Israel and Judah were not states of great importance in the ancient Near East. Their population and territory were small, and they could not resist conquest by larger, more powerful states like Assyria and Rome. Yet their ancient history matters greatly today, out of proportion to its insignificance during the periods in which it transpired. The historical experiences of the people of Israel and Judah were accorded religious meaning and literary articulation in the Hebrew Bible (the Old Testament), which became a foundational text for Judaism, Christianity, and Islam. Essential features of Western as well as Islamic civilization are predicated on some element of Israel?s ancient past, as mediated through the Bible; therefore it behooves us to understand that past. But the Bible is a religious work, not a transcript of events, and the history of ancient Israel is not derived merely from reading the biblical accounts of it. Archaeological excavations have revealed the physical remains of the cultures of Israel and neighboring lands, as well as bringing to light inscriptions, documents, and literary works produced by those cultures. These sources, which complement and sometimes contradict the accounts conveyed in the Bible, provide the basis for reconstructing a comprehensive history of ancient Israel. This course covers the history of Israel and Judah from the Late Bronze Age (c. 1550-1200 BCE), by the end of which Israel had emerged as a distinct ethnic entity, to the period of Roman rule (63 BCE-330 CE), which saw the final extinction of ancient Israel, represented by the kingdom of Judea, as a political entity. Knowledge of this history is based on archaeological, epigraphic, and literary sources, including the Hebrew Bible. N.B.: Students should be aware that the study of history, like all the human and natural sciences, is predicated on inquiry, not a priori judgments. Accordingly, the Bible is not privileged as an intrinsically true or authoritative record. No text is presumed inerrant, and all sources are subject to scrutiny, in the context of scholarly discourse. Biblical texts are treated just like all other texts, as the products of human beings embedded in a historical context, and as the subject of analysis and interpretation. Persons of all faiths and of no faith are equally welcome to participate in such scholarly discourse. However, students who feel that their own religious beliefs require an understanding of the Bible that is antithetical to the foregoing statements are cautioned that they may find themselves uncomfortable with this course.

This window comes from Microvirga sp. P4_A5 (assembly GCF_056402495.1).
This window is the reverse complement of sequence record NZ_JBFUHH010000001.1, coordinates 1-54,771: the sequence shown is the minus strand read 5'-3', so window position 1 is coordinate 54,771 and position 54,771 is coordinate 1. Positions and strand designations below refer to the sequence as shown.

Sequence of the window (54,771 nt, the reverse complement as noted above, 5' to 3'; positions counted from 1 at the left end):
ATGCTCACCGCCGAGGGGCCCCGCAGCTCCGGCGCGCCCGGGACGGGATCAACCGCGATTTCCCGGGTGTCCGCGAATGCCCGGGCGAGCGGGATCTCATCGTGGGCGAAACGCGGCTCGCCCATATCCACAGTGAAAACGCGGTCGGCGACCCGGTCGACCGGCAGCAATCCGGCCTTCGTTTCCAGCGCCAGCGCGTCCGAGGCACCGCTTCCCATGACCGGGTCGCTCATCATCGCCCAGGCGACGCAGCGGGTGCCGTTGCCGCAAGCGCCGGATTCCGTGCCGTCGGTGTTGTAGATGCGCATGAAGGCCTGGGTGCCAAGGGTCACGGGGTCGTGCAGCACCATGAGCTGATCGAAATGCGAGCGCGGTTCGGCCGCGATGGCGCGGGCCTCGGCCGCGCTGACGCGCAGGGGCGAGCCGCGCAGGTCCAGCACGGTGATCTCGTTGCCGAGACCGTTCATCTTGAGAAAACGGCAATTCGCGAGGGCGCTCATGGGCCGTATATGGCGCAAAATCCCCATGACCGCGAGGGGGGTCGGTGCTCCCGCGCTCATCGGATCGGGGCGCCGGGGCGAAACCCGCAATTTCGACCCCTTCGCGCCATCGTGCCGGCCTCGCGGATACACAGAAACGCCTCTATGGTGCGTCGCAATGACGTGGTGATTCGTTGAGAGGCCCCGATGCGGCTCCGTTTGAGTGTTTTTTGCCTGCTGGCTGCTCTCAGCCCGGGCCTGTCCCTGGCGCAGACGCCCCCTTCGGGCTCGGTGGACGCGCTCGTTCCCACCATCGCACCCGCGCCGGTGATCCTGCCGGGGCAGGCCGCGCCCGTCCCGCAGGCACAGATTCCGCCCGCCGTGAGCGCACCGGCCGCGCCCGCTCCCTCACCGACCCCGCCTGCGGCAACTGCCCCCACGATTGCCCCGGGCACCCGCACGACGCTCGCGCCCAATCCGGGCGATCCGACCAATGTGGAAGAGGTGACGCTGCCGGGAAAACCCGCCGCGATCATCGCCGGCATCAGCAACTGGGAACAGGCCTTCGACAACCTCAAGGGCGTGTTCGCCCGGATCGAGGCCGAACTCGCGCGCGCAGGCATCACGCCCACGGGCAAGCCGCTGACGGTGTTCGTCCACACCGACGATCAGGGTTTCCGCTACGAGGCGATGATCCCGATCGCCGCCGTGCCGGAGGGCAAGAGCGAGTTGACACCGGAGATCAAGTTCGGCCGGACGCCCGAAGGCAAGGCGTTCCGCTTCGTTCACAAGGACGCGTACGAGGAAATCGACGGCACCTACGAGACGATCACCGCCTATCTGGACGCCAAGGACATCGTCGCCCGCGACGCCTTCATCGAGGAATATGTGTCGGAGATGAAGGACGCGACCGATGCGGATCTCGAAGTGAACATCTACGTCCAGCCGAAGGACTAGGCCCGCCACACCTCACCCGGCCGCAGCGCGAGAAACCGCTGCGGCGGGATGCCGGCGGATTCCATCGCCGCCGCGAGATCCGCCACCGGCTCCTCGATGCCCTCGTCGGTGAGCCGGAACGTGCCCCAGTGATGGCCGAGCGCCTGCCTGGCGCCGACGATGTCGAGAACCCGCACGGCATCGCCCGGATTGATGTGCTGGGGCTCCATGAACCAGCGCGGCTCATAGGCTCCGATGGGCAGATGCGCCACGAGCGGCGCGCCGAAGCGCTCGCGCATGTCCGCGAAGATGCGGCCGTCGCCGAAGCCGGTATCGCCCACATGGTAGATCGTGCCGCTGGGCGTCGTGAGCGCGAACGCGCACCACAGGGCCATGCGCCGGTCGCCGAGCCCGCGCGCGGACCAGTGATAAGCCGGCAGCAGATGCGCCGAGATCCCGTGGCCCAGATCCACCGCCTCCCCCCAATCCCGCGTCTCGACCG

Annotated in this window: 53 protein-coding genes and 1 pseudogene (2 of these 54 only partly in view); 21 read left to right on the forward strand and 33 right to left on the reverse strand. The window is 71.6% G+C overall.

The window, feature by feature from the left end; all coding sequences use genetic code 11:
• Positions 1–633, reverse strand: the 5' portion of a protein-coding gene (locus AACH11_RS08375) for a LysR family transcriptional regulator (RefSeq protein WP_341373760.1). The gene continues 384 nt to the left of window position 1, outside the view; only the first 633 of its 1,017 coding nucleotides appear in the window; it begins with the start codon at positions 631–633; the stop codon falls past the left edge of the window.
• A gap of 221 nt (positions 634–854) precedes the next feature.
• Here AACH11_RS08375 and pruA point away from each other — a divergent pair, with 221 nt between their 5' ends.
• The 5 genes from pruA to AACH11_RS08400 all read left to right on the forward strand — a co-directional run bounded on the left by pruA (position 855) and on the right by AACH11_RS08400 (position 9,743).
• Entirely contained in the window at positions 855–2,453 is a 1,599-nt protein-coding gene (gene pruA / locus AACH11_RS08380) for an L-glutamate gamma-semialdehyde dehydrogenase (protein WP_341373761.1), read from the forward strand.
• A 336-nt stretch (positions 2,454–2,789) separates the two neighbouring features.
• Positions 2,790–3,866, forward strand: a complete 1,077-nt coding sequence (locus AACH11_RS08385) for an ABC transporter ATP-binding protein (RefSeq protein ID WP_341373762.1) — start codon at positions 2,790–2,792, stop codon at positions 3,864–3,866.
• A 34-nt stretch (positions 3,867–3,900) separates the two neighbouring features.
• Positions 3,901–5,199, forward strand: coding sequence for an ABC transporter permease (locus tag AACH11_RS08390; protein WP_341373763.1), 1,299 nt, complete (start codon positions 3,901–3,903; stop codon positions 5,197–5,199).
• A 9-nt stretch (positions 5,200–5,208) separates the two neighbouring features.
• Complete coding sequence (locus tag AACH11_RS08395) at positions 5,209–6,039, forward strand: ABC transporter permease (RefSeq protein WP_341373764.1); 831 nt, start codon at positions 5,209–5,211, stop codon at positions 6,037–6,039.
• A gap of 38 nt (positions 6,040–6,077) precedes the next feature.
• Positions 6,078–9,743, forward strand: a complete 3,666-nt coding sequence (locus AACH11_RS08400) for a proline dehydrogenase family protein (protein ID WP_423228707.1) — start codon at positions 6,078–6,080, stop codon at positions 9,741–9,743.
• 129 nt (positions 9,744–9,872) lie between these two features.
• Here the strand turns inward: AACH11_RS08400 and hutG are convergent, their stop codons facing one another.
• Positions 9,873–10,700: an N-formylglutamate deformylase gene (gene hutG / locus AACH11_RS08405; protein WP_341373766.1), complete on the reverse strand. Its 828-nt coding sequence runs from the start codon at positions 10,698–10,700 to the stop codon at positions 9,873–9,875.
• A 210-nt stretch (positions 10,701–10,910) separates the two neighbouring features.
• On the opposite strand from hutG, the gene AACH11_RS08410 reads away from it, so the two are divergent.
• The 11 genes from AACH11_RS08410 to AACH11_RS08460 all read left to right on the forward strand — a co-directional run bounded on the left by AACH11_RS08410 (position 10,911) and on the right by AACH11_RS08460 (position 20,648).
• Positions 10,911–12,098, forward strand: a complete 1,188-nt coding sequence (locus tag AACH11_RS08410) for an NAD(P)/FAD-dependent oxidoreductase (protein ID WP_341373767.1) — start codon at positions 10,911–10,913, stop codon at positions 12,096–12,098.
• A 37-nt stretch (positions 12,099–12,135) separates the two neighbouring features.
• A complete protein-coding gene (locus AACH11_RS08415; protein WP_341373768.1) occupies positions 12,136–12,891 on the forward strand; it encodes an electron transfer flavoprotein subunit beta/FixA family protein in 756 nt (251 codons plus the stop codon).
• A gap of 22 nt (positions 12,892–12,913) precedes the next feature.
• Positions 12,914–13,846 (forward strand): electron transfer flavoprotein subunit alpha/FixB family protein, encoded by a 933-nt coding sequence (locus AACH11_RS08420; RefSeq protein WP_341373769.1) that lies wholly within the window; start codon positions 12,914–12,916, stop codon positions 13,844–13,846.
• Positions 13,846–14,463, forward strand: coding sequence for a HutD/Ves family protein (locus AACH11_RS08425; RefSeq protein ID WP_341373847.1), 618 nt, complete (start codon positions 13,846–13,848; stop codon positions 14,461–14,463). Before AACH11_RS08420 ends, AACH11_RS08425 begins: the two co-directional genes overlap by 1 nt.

HIST 3502W - Ancient Israel: From Conquest to Exile (WI)
Credits: 3.0 [max 3.0]
Course Equivalencies: CNES 3502W/Hist 3502/RelS 3502
Typically offered: Periodic Spring